Four climates and 500 species
By John Pint
Head north out of Guadalajara too rapidly and you will find yourself flying through the air and falling for 500 meters: welcome to la Barranca de Huentitán!
Most people, of course, prefer to view this majestic canyon from the mirador (Lookout Point) of la Capilla de la Barranca de Huentitán, and then there are a handful of sports enthusiasts who actually run down (and back up!) the Huentitán Trail which goes down 530 meters, right to the shore of the Santiago River at the bottom of the canyon. You can read all about it in Chapter 10 of Outdoors in Western Mexico.
For years, I heard rumors that there was a botanical garden somewhere near that trail and recently I discovered that the rumors were true. This I learned straight from the lips of Sofía Hernández Morales, who manages the site for the Jalisco Water Commission.
“This project,” she told me, “goes back to 2003 when Mexico’s Environmental Secretariat asked the Water Commission to create a botanical garden where all the biodiversity of the Barranca de Huentitán could be represented and where the most important species of its trees could be reproduced for the purpose of reforestation, which is one of the Commission’s responsibilities when it carries out its projects.”
Ms. Hernández kindly gave me permission to visit the Huentitán Garden even though it’s still in the developmental stage and not open to the general public.
The garden is located a mere two kilometers north of the ever-busy Periférico, just below the Guadalajara Zoo. After a wild, kilometer-long ride along a rough and rocky track, we arrived at the entrance to the Botanical Garden where we met several people who have been working on this project for years. I asked one of them, agronomist Roy Alberto Cañeda, why he chose his profession.
“Why did I get into agronomy?” Well, I’ve always loved nature. I love the stars, I love the earth, I love getting all muddy, breathing in the smells of plants, and I’m fascinated by their colors. For me, this is what life is all about and because plants also feed us, give us life, I decided to go study agronomy at CUCBA and there I had the pleasure of knowing Luz María Villareal de Puga, who is considered the Mother of Botany in Western Mexico. She instilled in me a love for this science and these species. And I consider myself lucky for having ended up working in this beautiful place.”
We began our walk at 1500 meters altitude in a pine forest, where we learned that Mexico has more species of pine than any other country in the world. After only a few minutes walking downhill, we left that cooler climate and found ourselves among “Tourist Trees,” (Bursera simaruba ) which appear red and peeling like many a tourist. These are commonly called papelillos in Spanish, so named for their paper-like bark which peels off in small strips.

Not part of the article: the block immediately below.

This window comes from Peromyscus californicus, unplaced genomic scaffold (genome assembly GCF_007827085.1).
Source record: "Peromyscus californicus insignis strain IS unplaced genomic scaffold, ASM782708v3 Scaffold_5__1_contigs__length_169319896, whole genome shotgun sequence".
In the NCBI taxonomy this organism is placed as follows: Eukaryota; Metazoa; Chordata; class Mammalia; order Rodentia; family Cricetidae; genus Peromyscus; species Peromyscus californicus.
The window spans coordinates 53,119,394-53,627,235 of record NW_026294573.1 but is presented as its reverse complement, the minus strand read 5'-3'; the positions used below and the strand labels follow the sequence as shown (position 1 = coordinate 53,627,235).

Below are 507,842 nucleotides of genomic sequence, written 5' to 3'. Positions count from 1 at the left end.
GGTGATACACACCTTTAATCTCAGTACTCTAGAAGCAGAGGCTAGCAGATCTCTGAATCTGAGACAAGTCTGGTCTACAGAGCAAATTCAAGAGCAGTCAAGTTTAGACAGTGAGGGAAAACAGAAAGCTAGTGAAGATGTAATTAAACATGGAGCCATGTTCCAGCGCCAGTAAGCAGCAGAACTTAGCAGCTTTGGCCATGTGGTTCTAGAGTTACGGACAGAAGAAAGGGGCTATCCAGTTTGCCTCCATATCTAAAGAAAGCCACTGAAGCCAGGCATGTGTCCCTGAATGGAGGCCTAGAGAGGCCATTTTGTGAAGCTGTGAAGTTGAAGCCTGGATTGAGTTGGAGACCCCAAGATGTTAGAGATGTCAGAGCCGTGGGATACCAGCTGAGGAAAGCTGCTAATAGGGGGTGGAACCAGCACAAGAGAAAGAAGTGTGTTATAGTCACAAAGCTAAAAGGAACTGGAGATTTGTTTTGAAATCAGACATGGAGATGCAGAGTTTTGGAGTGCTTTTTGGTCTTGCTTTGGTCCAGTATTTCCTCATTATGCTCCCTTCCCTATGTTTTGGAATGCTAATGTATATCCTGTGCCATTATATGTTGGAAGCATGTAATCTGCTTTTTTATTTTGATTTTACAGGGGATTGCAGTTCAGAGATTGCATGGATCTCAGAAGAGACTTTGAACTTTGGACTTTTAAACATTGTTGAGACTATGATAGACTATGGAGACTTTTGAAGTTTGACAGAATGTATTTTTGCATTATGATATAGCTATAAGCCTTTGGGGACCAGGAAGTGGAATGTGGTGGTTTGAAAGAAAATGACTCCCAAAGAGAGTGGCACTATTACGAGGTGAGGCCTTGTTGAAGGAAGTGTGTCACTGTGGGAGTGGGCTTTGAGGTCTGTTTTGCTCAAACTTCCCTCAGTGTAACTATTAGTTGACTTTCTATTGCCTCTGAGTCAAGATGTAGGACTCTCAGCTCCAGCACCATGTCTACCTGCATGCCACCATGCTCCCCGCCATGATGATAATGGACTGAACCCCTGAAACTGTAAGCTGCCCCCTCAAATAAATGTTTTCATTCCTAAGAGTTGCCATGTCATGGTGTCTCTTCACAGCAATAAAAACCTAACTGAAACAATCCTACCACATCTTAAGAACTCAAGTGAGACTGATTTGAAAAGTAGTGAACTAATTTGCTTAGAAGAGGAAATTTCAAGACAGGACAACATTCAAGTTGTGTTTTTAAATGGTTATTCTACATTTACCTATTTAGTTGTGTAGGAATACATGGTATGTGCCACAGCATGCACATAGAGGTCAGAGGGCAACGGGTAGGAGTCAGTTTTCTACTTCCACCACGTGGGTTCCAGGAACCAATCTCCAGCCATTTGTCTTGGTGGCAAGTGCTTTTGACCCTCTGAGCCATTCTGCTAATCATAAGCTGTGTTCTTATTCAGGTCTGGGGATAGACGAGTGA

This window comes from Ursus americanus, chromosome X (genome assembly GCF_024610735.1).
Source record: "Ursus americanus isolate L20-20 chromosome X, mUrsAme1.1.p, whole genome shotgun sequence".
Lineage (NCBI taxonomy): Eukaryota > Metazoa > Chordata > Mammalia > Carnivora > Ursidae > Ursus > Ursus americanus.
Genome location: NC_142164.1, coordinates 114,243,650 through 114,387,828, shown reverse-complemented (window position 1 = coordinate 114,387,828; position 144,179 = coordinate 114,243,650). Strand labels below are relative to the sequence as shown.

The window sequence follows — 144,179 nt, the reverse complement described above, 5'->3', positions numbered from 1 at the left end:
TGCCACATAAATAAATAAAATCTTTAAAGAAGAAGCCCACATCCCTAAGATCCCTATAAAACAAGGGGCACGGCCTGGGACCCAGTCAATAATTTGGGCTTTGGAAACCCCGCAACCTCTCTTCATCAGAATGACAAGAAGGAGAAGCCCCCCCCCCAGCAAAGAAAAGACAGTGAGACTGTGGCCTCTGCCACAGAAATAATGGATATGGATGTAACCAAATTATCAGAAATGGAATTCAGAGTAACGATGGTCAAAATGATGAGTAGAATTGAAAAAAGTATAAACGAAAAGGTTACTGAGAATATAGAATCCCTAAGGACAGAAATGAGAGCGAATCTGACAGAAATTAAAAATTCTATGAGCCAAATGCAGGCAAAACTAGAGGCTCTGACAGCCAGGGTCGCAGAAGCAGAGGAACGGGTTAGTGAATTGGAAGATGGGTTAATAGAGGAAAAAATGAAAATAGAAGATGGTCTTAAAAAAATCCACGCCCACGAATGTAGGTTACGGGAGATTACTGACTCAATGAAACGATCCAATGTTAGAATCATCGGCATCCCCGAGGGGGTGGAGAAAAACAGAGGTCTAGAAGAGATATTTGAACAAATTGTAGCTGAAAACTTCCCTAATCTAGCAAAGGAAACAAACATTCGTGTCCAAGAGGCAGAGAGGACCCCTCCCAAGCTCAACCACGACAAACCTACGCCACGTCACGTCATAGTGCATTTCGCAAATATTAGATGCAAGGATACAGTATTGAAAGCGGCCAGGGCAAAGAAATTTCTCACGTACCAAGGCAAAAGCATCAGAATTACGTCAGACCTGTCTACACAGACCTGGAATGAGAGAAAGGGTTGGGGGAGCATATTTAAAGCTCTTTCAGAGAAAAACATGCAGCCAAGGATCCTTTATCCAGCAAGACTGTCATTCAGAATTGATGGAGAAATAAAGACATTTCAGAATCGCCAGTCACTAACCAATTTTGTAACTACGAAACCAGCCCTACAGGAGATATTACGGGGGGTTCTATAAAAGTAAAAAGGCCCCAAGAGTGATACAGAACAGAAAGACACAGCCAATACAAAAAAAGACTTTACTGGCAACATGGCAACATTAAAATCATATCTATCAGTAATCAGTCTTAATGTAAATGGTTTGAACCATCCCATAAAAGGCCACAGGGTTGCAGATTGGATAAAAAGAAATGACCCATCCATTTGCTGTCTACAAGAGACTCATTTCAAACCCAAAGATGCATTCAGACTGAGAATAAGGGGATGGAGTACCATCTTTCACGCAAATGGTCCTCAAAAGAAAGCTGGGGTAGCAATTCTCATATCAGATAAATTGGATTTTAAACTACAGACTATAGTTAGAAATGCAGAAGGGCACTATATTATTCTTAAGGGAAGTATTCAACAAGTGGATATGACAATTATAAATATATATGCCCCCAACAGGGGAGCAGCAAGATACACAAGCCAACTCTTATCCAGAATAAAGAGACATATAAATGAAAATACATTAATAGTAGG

“We have 15 species of Burseraceae here,” our guide told us, “and we have created special areas where you can see many members of this and other tree families, for example the Moraceae or fig family. This could be very useful to researchers.”
As we were walking along, our guides occasionally pointed out some really weird trees. One was called Habillo (Hura poliandra) or Sandbox Tree in English, which exudes a highly toxic white latex, famous for “inflaming testicles.” The seed pod of this hard-to-find tree, they told us, also has an extraordinary reputation. When it reaches maturity it explodes so noisily, it sounds like a gunshot, and shoots its seeds many meters in every direction. The Maya-Ethnobotany page on the internet comments, “There are no photos or videos of Hura exploding; such a video should win an award if it existed, and if the video photographer lived to send in the clip.” Actually, I did find a video of someone breaking a Hura seed pod with a machete, and there was, indeed, a loud explosion.
“You know,” said Roy, “that we are only required to maintain the native species here, but now we have 400 other species as well. We started out preserving the typical trees of the barranca, but the project took on a life of its own and on these 26 hectares we now have a good representation of trees and plants not only of the Huentitán Canyon, but of the state of Jalisco, all of Mexico and in fact, of the world. So, a researcher who needs to collect seeds of some tree in the desert or one that grows on top of the Nevado de Toluca, can come here to do it. Here he or she will find all kinds of species right at hand.”
From an Alpine climate we made our way to the equivalent of a tropical coast, where we crossed a nice-looking, but bad smelling river, along which we found reeds, bamboos and orchids. Sofía Hernández hopes the day will come when her organization may see the end of the river pollution and the transformation of this part of the Jardín Botánico into something truly spectacular.
Our downward journey ended at a mirador offering us a magnificent panoramic view of Huentitán Canyon. Far below us we could clearly see the famous Puente de Arcediano, Mexico’s first hanging bridge and the second built on the American continent (after New York’s Brooklyn Bridge).
Sadly, the venerable bridge was dismantled in 2005 in preparation for the creation of a huge dam (which never materialized) and rebuilt at its present site, a kilometer downstream.
After viewing the canyon, our guides took us to several greenhouses where thousands of potted trees are stored, ready for the Water Commission to plant in areas requiring reforestation with endemic species.
Sofía Hernández says the Huentitán Garden is unique in all Mexico because it can grow plants accustomed to four different climates. I wonder if any other arboretum around the world can do better.
Susy Pint and Sofía Hernández at Huentitán Botanical Garden, Guadalajara, Jalisco, Mexico